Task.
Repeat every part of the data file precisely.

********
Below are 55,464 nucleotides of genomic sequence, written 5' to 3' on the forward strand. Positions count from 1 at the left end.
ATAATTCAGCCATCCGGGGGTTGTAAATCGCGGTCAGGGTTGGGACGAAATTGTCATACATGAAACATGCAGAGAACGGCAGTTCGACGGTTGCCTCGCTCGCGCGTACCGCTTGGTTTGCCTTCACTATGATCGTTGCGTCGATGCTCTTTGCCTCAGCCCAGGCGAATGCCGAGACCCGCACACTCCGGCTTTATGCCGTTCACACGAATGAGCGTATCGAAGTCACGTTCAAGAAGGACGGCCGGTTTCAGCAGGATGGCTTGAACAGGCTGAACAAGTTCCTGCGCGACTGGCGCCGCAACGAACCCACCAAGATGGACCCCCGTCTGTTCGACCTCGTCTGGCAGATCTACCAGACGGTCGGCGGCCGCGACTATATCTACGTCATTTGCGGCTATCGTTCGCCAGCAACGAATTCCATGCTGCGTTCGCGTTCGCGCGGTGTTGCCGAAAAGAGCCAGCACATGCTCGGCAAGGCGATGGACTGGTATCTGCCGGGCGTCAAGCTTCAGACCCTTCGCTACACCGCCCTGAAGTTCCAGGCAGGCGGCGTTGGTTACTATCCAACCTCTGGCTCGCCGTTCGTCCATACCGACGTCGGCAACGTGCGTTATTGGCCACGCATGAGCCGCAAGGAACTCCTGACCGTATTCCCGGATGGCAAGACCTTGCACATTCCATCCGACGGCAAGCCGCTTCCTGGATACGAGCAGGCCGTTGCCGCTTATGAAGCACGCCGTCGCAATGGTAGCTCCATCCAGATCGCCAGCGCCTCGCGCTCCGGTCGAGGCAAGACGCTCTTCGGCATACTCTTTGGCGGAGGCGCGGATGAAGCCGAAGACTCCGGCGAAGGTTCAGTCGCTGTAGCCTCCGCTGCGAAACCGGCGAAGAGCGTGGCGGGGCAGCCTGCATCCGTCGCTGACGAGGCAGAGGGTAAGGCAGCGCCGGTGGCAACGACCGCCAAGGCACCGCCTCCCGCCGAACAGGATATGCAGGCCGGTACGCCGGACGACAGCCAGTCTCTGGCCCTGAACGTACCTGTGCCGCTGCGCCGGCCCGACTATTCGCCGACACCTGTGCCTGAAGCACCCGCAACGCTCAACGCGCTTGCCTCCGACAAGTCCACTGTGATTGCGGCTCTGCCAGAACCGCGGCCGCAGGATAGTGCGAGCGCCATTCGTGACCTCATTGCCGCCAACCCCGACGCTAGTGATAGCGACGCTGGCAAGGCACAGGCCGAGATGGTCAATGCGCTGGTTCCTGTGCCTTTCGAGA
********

Below are 55,464 nucleotides of genomic sequence, written 5' to 3' on the forward strand. Positions count from 1 at the left end.
ATAATTCAGCCATCCGGGGGTTGTAAATCGCGGTCAGGGTTGGGACGAAATTGTCATACATGAAACATGCAGAGAACGGCAGTTCGACGGTTGCCTCGCTCGCGCGTACCGCTTGGTTTGCCTTCACTATGATCGTTGCGTCGATGCTCTTTGCCTCAGCCCAGGCGAATGCCGAGACCCGCACACTCCGGCTTTATGCCGTTCACACGAATGAGCGTATCGAAGTCACGTTCAAGAAGGACGGCCGGTTTCAGCAGGATGGCTTGAACAGGCTGAACAAGTTCCTGCGCGACTGGCGCCGCAACGAACCCACCAAGATGGACCCCCGTCTGTTCGACCTCGTCTGGCAGATCTACCAGACGGTCGGCGGCCGCGACTATATCTACGTCATTTGCGGCTATCGTTCGCCAGCAACGAATTCCATGCTGCGTTCGCGTTCGCGCGGTGTTGCCGAAAAGAGCCAGCACATGCTCGGCAAGGCGATGGACTGGTATCTGCCGGGCGTCAAGCTTCAGACCCTTCGCTACACCGCCCTGAAGTTCCAGGCAGGCGGCGTTGGTTACTATCCAACCTCTGGCTCGCCGTTCGTCCATACCGACGTCGGCAACGTGCGTTATTGGCCACGCATGAGCCGCAAGGAACTCCTGACCGTATTCCCGGATGGCAAGACCTTGCACATTCCATCCGACGGCAAGCCGCTTCCTGGATACGAGCAGGCCGTTGCCGCTTATGAAGCACGCCGTCGCAATGGTAGCTCCATCCAGATCGCCAGCGCCTCGCGCTCCGGTCGAGGCAAGACGCTCTTCGGCATACTCTTTGGCGGAGGCGCGGATGAAGCCGAAGACTCCGGCGAAGGTTCAGTCGCTGTAGCCTCCGCTGCGAAACCGGCGAAGAGCGTGGCGGGGCAGCCTGCATCCGTCGCTGACGAGGCAGAGGGTAAGGCAGCGCCGGTGGCAACGACCGCCAAGGCACCGCCTCCCGCCGAACAGGATATGCAGGCCGGTACGCCGGACGACAGCCAGTCTCTGGCCCTGAACGTACCTGTGCCGCTGCGCCGGCCCGACTATTCGCCGACACCTGTGCCTGAAGCACCCGCAACGCTCAACGCGCTTGCCTCCGACAAGTCCACTGTGATTGCGGCTCTGCCAGAACCGCGGCCGCAGGATAGTGCGAGCGCCATTCGTGACCTCATTGCCGCCAACCCCGACGCTAGTGATAGCGACGCTGGCAAGGCACAGGCCGAGATGGTCAATGCGCTGGTTCCTGTGCCTTTCGAGA